In Spring 2014, I spent the second half of my sophomore year at Loyola’s John Felice Rome Center. I knew from the day I committed to Loyola that I wanted to study abroad in Rome. The history, the food, the people, and the beauty of the country will move many hearts who visit Italy, and what better city to give you an up-close-and-personal with the Catholic Intellectual Heritage?
You can’t help but notice all the churches in Rome. Some hug the streets and the pedestrians, others are tucked away in courtyards behind piazze with secrets to share. But each of them has its own character, despite all the marble motifs their façades share. My FNAR 342: Art in Rome course at the John Felice Rome Center with Dr. John Nicholson taught me to see how a history preserved and communicated itself.
Those monuments and houses of worship share a message in their very stonework that comes to us from the artistic and theological tastes of the people who built them, people who share the same faith in Christ hundreds of years before us, and over a thousand years after the first disciples. The class taught me how to observe, study, and understand the Catholic Intellectual Tradition in present with us. What I learned from those churches is that that tradition and the faith that gives life to it are embodied in the people, the frescoes, the stones, the liturgy, and the artistic form that gave rise to them and their history. As it turns out, Christ was embodied, too, so it made sense in those surroundings to study the intellectual tradition in an up-close-and-personal way. We integrated classroom exams (necessary for any college course) with excursions into the city to see the great works of art that are a physical part of that tradition.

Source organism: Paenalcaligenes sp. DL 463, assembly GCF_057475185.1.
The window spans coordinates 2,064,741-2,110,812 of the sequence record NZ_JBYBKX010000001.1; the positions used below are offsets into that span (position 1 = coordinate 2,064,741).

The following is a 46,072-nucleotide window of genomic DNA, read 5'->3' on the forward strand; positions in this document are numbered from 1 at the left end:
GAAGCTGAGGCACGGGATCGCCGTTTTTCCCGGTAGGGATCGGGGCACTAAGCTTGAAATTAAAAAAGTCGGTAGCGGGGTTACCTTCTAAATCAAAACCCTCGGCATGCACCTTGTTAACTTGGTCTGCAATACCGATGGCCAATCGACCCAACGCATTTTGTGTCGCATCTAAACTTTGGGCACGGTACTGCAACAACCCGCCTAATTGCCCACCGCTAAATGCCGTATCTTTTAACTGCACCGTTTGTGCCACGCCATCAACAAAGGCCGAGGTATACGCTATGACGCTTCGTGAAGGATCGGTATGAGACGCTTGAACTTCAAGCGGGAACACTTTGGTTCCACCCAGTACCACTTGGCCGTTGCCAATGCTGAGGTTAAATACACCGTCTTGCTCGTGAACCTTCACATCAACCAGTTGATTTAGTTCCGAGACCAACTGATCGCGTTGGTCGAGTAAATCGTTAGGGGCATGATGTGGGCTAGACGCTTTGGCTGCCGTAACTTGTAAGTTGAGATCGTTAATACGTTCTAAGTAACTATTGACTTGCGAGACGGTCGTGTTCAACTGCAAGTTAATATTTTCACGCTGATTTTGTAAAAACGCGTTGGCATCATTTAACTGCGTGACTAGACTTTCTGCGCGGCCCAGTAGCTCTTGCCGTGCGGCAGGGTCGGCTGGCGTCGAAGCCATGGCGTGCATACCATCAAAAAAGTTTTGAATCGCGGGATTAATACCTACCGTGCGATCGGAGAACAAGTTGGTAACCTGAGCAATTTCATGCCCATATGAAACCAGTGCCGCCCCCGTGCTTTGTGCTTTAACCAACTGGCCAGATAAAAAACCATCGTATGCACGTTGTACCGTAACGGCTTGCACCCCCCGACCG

Of course, Catholic Studies are interdisciplinary. I was fortunate enough to take PHIL 277: Aesthetic Experience in Rome while I was there as well. I had ample material to write and reflect on in my philosophy class. While we studied the human experience and thought on beauty, Rome’s art and architecture provided us with paradigmatic examples of beautiful artifice put to something I imagine Ignatius appreciated: drawing people close to God through telling the world of God’s glory.